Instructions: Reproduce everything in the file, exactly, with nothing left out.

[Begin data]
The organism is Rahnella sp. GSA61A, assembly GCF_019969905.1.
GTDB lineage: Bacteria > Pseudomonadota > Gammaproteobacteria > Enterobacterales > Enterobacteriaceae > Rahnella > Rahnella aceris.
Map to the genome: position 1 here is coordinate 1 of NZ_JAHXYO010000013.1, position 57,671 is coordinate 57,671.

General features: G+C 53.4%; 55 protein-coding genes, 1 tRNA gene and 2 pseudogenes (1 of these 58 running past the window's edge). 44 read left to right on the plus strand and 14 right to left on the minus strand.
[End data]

The organism is Rahnella sp. GSA61A, assembly GCF_019969905.1.
GTDB lineage: Bacteria > Pseudomonadota > Gammaproteobacteria > Enterobacterales > Enterobacteriaceae > Rahnella > Rahnella aceris.
Map to the genome: position 1 here is coordinate 1 of NZ_JAHXYO010000013.1, position 57,671 is coordinate 57,671.

General features: G+C 53.4%; 55 protein-coding genes, 1 tRNA gene and 2 pseudogenes (1 of these 58 running past the window's edge). 44 read left to right on the plus strand and 14 right to left on the minus strand.